Second Thoughts Game #46: Indians 12, Red Sox 3
Indians pound Red Sox in Francona's homecoming
While the central storyline of this game was unavoidably the return of Terry Francona to Fenway, the Indians’ hammering of the Red Sox should not be relegated to footnote status. This was a critical bounceback after a two-game stumble against Detroit, and it sets a very nice tone for a tough six-game holiday weekend road trip.
On a night where the 6-through-9 hitters drove in nine of the Tribe’s 12 runs, it’s worth noting that each of those bottom-of-the-order contributors—Mark Reynolds, Yan Gomes, Mike Aviles, and Drew Stubbs—were offseason acquisitions that generated minimal fanfare when they joined the club over the winter. This is a key point not just in terms of what’s making this season a success, but in how it’s clearly differentiating itself from, say, the 2012 season—when the team tumbled out of contention by midsummer.
No matter how much high-priced talent a team has, it’s routinely the contributions from unexpected sources that will determine a club’s eventual fate come autumn. Whether it’s a young starter emerging as a reliable part of the rotation or a veteran free agent bouncing back from a bad season, those complementary pieces wind up making an enormous difference.
Last season, despite their best efforts, the Tribe managed to uncover virtually zero diamonds in the rough, and their performance reflected this accordingly. Aside from Derek Lowe’s brief run of success in the first two months of the campaign, the team’s offseason (or early season) pickups like Casey Kotchman, Jose Lopez, Aaron Cunningham,Johnny Damon, Dan Wheeler, and Kevin Slowey all failed miserably to rediscover any of the success they’d experienced earlier in their careers. Meanwhile, young X-factor players like Matt LaPorta, Jason Donald, Josh Tomlin, and Jeanmar Gomez all took steps in the wrong direction.
Admittedly, none of these players were counted on to be major contributors in the first place. But that’s basically what a diamond in the rough is by definition—a player who greatly exceeds expectations and becomes a key member of a ballclub. Nobody did that in 2012.
Therein lies the stark contrast between last year’s ballclub and Francona’s new and improved version. Even if we ignore the headline-making signings of Michael Bourn, Nick Swisher, and top prospect Trevor Bauer, it was the “afterthought” pickups of Reynolds (free agent), Stubbs (Choo trade), Aviles and Gomes (Esmil Rogers trade)-- not to mention Ryan Raburn (free agent) and Bryan Shaw (Choo trade)—that have made blowout games like this a nightly possibility.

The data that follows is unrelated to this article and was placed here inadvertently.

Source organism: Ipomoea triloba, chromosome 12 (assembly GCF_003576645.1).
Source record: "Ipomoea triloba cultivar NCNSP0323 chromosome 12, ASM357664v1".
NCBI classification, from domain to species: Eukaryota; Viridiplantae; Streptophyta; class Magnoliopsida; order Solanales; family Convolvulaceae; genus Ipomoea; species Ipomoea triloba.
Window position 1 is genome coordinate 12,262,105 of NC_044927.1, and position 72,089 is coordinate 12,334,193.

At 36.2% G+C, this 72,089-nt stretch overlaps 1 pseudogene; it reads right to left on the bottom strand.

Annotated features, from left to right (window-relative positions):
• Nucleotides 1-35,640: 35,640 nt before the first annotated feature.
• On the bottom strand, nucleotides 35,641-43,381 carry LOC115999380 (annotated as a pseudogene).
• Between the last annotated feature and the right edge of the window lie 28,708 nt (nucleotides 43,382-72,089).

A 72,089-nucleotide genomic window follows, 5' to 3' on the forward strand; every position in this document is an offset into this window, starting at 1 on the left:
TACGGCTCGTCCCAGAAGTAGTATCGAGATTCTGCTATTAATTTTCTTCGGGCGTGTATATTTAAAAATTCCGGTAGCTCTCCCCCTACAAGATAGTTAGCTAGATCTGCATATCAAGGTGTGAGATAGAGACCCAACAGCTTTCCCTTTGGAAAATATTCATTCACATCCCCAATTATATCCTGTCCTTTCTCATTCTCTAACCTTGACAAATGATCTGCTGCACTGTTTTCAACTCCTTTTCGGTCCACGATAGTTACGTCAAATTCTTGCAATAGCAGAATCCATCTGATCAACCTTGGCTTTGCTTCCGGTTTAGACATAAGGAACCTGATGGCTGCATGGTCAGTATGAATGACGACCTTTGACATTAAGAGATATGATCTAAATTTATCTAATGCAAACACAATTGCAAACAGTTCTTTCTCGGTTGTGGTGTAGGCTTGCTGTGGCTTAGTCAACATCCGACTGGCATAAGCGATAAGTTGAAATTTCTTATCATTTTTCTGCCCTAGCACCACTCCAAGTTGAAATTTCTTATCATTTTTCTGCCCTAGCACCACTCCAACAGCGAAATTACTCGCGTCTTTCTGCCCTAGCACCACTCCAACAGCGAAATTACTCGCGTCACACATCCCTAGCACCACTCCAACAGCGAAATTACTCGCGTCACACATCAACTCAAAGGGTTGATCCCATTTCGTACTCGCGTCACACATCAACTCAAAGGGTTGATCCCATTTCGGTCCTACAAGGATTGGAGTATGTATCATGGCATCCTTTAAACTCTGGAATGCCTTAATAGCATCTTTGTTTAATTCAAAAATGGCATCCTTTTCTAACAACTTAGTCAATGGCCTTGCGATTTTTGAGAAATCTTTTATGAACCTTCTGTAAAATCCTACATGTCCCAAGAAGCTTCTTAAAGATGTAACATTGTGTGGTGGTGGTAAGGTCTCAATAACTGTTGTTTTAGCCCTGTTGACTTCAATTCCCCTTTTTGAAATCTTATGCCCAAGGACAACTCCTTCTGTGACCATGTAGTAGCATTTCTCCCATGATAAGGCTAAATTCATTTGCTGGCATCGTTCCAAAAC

It doesn’t hurt that in the case of everyone’s newly agreed upon “favorite trade” of the offseason, the aforementioned Esmil Rogers has struggled mightily for Toronto (5.16 ERA in 21 appearances), while Aviles and particularly Gomes have gained something of a cult status already in Cleveland. This is the kind of highway robbery that builds contenders. Just ask the Blue Jays if signing big-name free agents was all the luck they needed.
! of the Game
Heck, let’s give the Exclamation Point of the Game to Drew Stubbs. A 3-for-5 night included two doubles and a triple, raising his batting average to .255 and his OPS to .707. Has he found the all-star form once projected for him in Cincinnati? Nope. But has he produced pretty much exactly as you would hope he would as a #9 hitter with speed, excellent defensive skills, and decent pop? No doubt. It’s hard to see a frozen rope like the ball Stubbs hit off the 420 ft. sign in center field and not envision him “figuring things out” as a 28 year-old and balancing out that speed with a wiser approach at the dish. Only time will tell.
? of the Game
In a positive sense, the Question Mark of the Game goes to Yan Gomes and his future in the Indians line-up. Gomes’ hot bat alone could be brushed aside perhaps as a potential fluke (though he’s shown pop throughout his Minor League career), but his superb defense is another story. It’s far too early to start looking at the Indians’ depth as an avenue toward deadline deals and pitching acquisitions, but if Gomes is, in fact, ready to emerge as an everyday catcher in the near future, it certainly opens up some additional options going forward. In the short term, the only real loser is Lou Marson, who’s been thoroughly Wally Pipped at this point. Otherwise, Carlos Santanaisn’t likely to lose any at-bats. He may simply find himself at first base and DH slightly more often than originally anticipated, as Francona continues basking in the endless possibilities that this team’s remarkable depth affords him.
As a closing side note, does anyone else dream about Mike Carp signing with the Angels and Tim Salmon coming out of retirement, thus forming a Carp/Trout/Salmon all-fish outfield? Or better yet, they all sign with Miami. I didn’t mean to suggest Kevin Bass wasn’t invited, too. It’s a work in progress.
Baseball is a funny thing, the Indians have gotten 1.8 WAR from Gomes/Aviles, and the Jays have 1.4 WAR from Dickey, Josh Johnson, Buehrle, Melky and Reyes. Now, that will probably change, but, it's funny. Weird how Melky's back to being the replacement-level scrub he used to be before the steroids. I kept hearing that 'roids don't make that much of a difference. Apparently, they make a lot of difference.